THE HOLLOW EXTENSION...

Arguably, this should be called 'The Hollow Flexion'. You're working your abs in the hollow position, but the 'extension' refers to the knees. A lot of tight hamstring folk struggle with this knee-extension move. If that's not you, this will still be one hell of an abdominal move for you.

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HOW TO DO HOLLOW EXTENSIONS:

HAVE A NICE LIE DOWN – And think happy thoughts about how ripped your abs are going to look this summer.

BRING YOUR KNEES TO ’90’ – and squeeze them together, gently point your toe things.

CRUNCH AND REACH – sucking your belly-button in, focusing on the move coming from your abdominals. The bottom of your shoulder blades should be touching the floor, but your head, neck and the rest of your shoulder blades should be off the floor. Tap your abs a bit to make sure they are rock-hard and contracting.

EXTEND LEGS VERTICALLY – without moving your knees, feeling the movement initiated from your quadriceps, and your knees locking out.

SQUEEZE THEM TOWARDS YOU – that’s right, towards your head thing. Now, nothing moves except the angle of your hips and possibly a tiny exaggeration of your posterior pelvic tilt.

HOLD! – and by hold we mean squeeeeeeze — actively (but smoothly) keep pulling your thighs towards your happy face — if you’re super flexible you’ll actually be really close, and you’ll find this easy; if you’re not, this should be tough! Squeezing in as hard as you can should cause great interest to your abs, hip-flexors, quads and probably your stretching hamstrings! Hold this position — or rather, WORK this position — for 20 seconds.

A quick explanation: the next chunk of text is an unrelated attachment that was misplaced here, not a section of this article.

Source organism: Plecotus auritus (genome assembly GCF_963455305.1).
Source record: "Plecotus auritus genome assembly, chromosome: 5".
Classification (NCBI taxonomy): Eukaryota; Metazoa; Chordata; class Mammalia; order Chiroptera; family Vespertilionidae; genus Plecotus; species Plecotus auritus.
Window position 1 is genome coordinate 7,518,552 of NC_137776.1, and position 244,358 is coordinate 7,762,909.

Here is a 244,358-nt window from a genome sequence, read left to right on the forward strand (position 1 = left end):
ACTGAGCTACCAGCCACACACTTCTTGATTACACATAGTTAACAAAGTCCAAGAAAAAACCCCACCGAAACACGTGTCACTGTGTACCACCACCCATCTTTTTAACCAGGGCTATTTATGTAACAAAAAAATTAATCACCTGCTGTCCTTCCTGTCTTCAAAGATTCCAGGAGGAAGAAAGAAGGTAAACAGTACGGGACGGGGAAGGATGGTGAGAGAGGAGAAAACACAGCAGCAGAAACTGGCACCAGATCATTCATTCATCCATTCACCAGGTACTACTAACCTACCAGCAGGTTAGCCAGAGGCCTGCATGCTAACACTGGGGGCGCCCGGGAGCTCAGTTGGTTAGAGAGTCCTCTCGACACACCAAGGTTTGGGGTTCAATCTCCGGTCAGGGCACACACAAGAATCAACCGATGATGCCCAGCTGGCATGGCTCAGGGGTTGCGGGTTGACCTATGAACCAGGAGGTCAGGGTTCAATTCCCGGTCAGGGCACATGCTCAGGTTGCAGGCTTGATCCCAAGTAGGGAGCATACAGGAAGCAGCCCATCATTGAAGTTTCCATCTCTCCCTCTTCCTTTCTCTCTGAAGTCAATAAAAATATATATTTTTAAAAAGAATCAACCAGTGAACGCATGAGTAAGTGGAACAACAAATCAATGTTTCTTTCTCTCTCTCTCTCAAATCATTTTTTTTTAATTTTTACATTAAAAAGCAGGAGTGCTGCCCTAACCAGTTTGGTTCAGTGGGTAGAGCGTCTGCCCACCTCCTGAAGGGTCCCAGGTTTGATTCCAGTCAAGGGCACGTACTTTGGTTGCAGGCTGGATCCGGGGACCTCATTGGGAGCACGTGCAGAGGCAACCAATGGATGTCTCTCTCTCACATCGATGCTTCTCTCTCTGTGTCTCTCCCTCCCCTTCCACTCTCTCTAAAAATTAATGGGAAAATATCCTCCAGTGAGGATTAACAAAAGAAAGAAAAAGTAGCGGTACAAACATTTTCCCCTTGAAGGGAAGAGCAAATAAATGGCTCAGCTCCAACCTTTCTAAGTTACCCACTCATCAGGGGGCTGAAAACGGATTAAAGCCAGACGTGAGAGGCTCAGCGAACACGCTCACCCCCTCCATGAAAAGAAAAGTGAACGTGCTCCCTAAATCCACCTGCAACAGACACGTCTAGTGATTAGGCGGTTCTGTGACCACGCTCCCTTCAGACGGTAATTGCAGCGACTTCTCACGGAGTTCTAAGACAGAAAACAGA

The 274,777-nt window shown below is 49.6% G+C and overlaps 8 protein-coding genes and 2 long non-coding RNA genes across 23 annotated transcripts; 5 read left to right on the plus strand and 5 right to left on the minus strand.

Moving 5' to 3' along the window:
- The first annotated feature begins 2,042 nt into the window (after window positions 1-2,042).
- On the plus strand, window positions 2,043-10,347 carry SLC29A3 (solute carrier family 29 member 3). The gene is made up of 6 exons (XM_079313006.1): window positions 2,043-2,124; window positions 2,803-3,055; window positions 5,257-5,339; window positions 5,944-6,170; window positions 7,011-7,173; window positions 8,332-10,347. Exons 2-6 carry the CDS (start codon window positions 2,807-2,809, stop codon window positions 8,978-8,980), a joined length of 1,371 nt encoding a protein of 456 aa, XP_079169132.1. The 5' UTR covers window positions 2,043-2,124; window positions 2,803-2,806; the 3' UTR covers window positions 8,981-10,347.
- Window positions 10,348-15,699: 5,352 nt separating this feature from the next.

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THE NEXT LEVEL

ONCE YOU ARE READY TO PROGRESS FROM THIS FIRST MOVE — After you can hold for 20 seconds in perfect position, but feel you need a different challenge (or if you’re too flexible and the first progression is easy for you), move on to this dynamic version…

FROM THE TOP POSITION — with straight legs close to your head and all the work in your abdominals, hold for 2 seconds, then…

CONTROL ALL THE WAY OUT TO HOLLOW POSITION — slowly and smoothly, while keeping your torso still, your back flat to the floor and your abs in charge of the move the whole way. Then pause at the bottom as close to the floor as you can while still in perfect command of proceedings.

THEN BACK TO 90 — then, don’t relax, but bend your knees as you come back to the original ’90’ position.

THE NEXT, NEXT LEVEL

Too easy still? Got all your reps with perfect form and more in the tank? Great, the next move:

FROM THE HOLLOW BODY POSITION — after a second or two holding it here ‘showing the position’…

DON’T BREAK FOR A SECOND — keep your Hollow Position, your legs locked and squeezed together and all the work still in your abs.

AND GO ALL THE WAY BACK UP — with legs straight and the same intense two-second contraction at the top. Six reps like that is a whole new ball game compared to the last two progressions.

THE PROGRESSIONS

KNEES AT 90 -- just controlling the crunch

STRAIGHT LEG STATIC -- controlling the crunch, but focusing on keeping your knees locked-out and drawing towards your head.

ECCENTRIC REPS -- lowering all the way down with straight legs.

MOVING REPS -- keeping the legs straight and the hollow position all the time while working the legs up and down.

HOW YOU PEOPLE MESS IT UP...